Green Bay Packers

How Green Bay Succeeded Without A WR1

Photo Credit: Kevin Jairaj-USA TODAY Sports

While the biggest question for the Green Bay Packers this season was how well Jordan Love would do in his first year as a starter, the close second was how his group of young, unproven receivers would persevere.

The answer to both of those questions is a resounding “pretty frickin’ good.”

Love comfortably threw for over 4,000 yards in the regular season despite not having a single receiving option, even sniffing 1,000 yards. Green Bay’s highest-yardage receiver, rookie Jayden Reed, finished with 793 yards.

That’s an anomaly for the modern passing offense. Twenty-eight players in the league had over 1,000 receiving yards in 2023. And yet many of those players will be watching the Divisional round from home. Meanwhile, Green Bay’s ragtag bunch will forge ahead on the road to the Super Bowl. How did the Packers make not having a true WR1 work, and is it sustainable?

“WR1” is more of a fantasy football term, but it works for our purposes. Generally, teams have a go-to guy that they’ll look for. When all else fails, find a way to get the ball to this fella, and good things should happen. It’s what Aaron Rodgers had in Davante Adams and Jordy Nelson. By the way, “WR1,” as in the team’s top passing target, doesn’t have to be an actual wide receiver. Travis Kelce and Gronk were the de facto WR1s for their teams multiple times despite being tight ends.

Having an elite, do-it-all receiver is obviously good. But it has downsides if the game plan involves tunnel-visioning on that player.

We saw it for Green Bay in the 2021 Divisional Round. Rodgers was locked onto Adams, but the San Francisco 49ers did an excellent job limiting that connection. Rodgers didn’t have a good backup plan and kept forcing the ball to Adams.

Green Bay didn’t have the money to find a WR1 in free agency this season, and they passed over some top options in the first round of the draft, choosing to fill their roster in the middle rounds. Christian Watson was the de facto WR1 to start the season by virtue of being the highest draft pick and the most experienced person in the room, relatively speaking.

Watson can grow into that true WR1 role, but it didn’t work out that way this season thanks to early injuries and offensive struggles.

Instead of inheriting a proven WR1, Love had to grow with his weapons and spread the ball to whoever was open. Love couldn’t afford to play favorites as he adjusted to life as a starter.

Green Bay didn’t have a 100-yard receiver until New Year’s Eve. That was Bo Melton, a practice squad call-up making the most of his opportunity. Next week, it was Reed. It was Romeo Doubs in the Wild Card Round. Green Bay’s offense is designed to scheme players open, and Love takes the matchups he has. Defensive coordinators can’t plan on erasing the top target because there isn’t one. Doubling teaming Reed just means more targets for Dontayvion Wicks, for example. It’s worked well.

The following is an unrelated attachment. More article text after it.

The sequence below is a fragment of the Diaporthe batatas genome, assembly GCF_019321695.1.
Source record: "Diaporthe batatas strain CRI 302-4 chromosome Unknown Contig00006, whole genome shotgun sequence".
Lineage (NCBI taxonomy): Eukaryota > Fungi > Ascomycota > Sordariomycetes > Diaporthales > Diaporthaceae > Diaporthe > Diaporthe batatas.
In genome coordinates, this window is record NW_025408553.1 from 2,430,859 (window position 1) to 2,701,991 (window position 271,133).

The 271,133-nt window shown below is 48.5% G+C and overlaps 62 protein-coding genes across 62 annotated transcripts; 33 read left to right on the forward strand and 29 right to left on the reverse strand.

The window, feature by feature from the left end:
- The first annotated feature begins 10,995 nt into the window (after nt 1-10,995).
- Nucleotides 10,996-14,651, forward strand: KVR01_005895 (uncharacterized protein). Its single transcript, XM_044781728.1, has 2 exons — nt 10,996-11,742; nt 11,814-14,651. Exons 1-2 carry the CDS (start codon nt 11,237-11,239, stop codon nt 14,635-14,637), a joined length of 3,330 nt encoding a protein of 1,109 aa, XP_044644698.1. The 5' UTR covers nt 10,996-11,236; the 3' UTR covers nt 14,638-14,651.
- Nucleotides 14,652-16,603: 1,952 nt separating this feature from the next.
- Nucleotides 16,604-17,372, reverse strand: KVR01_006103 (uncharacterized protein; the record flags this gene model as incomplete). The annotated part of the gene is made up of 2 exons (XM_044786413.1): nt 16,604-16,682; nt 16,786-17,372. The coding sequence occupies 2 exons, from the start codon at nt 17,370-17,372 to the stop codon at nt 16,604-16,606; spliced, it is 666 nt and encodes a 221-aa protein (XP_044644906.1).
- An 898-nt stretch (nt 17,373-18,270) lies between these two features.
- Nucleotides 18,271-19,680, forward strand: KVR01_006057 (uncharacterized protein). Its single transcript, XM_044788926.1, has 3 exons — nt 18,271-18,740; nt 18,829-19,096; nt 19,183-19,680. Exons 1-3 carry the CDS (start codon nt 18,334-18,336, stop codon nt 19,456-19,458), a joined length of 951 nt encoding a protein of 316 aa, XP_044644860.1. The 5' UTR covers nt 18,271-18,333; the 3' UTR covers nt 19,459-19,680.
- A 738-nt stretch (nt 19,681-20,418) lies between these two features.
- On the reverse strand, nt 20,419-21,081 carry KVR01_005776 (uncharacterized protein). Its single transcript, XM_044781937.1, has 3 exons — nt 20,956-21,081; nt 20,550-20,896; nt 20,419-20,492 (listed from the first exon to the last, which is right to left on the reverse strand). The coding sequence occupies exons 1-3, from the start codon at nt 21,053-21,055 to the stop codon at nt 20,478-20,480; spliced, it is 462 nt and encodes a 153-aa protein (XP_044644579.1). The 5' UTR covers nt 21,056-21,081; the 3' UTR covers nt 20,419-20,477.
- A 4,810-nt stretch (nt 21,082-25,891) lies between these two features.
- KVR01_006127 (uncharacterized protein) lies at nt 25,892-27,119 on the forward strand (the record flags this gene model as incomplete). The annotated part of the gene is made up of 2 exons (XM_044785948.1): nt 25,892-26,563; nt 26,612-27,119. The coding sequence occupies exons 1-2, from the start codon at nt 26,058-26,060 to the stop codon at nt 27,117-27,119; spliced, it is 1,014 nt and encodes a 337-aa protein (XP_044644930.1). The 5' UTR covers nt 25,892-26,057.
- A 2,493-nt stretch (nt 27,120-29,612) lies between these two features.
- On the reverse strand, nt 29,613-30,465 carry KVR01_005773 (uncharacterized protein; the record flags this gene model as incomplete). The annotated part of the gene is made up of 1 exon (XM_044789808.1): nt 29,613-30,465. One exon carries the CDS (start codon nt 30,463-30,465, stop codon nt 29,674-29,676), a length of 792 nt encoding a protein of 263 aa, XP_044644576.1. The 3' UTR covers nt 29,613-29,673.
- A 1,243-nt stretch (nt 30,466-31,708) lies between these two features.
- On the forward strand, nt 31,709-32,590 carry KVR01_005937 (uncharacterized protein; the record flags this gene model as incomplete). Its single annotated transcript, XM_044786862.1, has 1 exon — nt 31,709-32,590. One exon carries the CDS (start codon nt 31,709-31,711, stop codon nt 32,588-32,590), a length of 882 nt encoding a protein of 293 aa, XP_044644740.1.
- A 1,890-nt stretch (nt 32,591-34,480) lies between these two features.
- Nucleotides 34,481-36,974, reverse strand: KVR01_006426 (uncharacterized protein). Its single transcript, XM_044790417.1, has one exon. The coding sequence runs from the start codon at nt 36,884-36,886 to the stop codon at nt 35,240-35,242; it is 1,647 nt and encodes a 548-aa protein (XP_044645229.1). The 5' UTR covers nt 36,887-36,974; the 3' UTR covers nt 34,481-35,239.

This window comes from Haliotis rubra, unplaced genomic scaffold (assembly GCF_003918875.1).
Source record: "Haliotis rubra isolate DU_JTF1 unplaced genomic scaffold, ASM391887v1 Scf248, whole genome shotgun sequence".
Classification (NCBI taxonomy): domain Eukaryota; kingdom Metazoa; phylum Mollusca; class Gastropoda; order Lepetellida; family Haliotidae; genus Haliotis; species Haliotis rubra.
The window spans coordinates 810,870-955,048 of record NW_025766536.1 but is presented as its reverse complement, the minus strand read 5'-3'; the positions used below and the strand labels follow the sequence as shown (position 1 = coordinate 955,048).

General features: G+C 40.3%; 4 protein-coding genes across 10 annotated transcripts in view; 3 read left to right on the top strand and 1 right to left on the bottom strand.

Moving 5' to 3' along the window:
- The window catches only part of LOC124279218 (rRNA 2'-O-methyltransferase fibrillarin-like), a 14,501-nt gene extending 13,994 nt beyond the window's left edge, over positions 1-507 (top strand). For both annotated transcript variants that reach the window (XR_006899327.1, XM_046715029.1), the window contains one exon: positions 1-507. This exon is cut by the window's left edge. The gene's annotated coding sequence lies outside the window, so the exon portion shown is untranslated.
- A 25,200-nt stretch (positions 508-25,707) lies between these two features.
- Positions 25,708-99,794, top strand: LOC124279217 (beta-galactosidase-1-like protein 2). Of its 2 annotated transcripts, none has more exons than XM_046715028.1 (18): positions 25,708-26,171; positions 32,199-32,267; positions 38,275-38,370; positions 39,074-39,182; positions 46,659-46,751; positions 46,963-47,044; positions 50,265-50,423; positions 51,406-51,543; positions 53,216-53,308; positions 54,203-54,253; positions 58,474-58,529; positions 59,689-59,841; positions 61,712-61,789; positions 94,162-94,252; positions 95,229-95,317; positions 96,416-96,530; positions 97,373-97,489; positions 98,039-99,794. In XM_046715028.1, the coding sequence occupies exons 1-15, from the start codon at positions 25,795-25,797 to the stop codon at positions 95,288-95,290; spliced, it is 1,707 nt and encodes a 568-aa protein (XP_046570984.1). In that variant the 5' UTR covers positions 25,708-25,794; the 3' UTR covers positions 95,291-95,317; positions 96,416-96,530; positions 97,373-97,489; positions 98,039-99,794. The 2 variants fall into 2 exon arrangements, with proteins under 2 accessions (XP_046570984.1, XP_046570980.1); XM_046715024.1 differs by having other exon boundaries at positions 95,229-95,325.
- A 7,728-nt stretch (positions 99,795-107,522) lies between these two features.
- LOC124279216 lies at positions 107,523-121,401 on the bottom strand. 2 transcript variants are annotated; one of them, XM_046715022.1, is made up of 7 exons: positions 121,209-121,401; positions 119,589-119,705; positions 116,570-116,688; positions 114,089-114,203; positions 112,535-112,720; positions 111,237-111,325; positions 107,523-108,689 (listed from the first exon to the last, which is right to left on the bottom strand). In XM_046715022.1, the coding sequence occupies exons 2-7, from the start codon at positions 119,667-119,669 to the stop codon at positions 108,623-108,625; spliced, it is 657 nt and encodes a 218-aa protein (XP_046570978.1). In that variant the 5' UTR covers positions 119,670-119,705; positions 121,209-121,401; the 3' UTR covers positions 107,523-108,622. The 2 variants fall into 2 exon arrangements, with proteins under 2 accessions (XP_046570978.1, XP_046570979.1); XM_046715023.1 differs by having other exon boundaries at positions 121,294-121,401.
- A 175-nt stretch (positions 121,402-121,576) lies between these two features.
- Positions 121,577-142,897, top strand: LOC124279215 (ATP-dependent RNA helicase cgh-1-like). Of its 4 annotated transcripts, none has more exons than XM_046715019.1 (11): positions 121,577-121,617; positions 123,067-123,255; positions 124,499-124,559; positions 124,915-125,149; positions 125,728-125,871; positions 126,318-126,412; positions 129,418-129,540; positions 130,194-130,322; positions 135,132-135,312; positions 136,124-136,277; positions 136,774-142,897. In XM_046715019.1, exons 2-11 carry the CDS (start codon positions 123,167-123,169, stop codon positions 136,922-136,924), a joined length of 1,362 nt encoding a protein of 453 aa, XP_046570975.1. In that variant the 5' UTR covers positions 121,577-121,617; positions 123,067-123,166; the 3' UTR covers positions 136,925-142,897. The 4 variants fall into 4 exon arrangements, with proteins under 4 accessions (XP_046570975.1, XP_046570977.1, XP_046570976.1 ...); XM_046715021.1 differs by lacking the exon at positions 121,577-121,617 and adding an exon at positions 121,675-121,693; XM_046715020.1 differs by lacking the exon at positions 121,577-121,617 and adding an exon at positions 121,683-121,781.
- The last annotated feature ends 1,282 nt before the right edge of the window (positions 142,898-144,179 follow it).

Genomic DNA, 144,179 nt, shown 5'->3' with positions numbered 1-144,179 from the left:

Could it work for everyone? No. This type of offense only works because of LaFleur’s system, the type of men drafted, and Gutekunst hitting on his picks early.

LaFleur’s system asks a lot of wide receivers and tight ends to do the dirty work in the blocking game. He employs war daddies willing to help others achieve glory.

You see that in players like Watson and Reed. They are probably the most gifted receivers in the room, but they had minimal involvement in the victory over the Dallas Cowboys. And yet, both players looked like they’d won Super Bowl MVP after the game. LaFleur lauded their passion for their teammates and willingness to do the dirty work.

Reed remarked to Aaron Jones during the game, “You the reason I go hard, bro. You somebody to look up to, bro. You somebody to play for, no cap. I want to go out there and block for you.” These players truly care for one another, and it takes a special sort of player and locker room culture to foster this mindset.

In a world where most big-name wide receivers can become divas, the Packers will prioritize character and humility. Every year, star players like Stefon Diggs publicly criticize his lack of targets or players like A.J. Brown who will purge their social media when they aren’t satisfied with the team.

But it’s easier to cultivate that culture when winning is the norm and when those players are actually good. LaFleur has had one losing season in his five years in Green Bay. He turned things around this year before it became a second losing season. If losing becomes the norm, that culture may crumble.

And while Green Bay made the playoffs with a young, cheap offense, it’s more of an anomaly than something that can be easily replicated. Brian Gutekunst took six wide receivers and two tight ends in the last two drafts. Four of those wide receivers and both tight ends look like legitimate NFL players. Add Melton, a savvy pro scouting pickup, and Malik Heath, a promising UDFA, and Gutekunst has a high hit rate the past two years. That’s a rate that’s hard to sustain.

Green Bay has a lovely setup right now, but Gutekunst will need to stock up on young talent again in a few years. Can he hit big again?

For now, Green Bay’s decentralized offense is a powerhouse. Love’s crew is punching above their weight class and making the kinds of plays you expect from established stars, not rookies. It’s a credit to Love’s growth, the work of the receivers, LaFleur’s scheme and culture, and the front office’s eye for talent that led to a perfect storm of quality.

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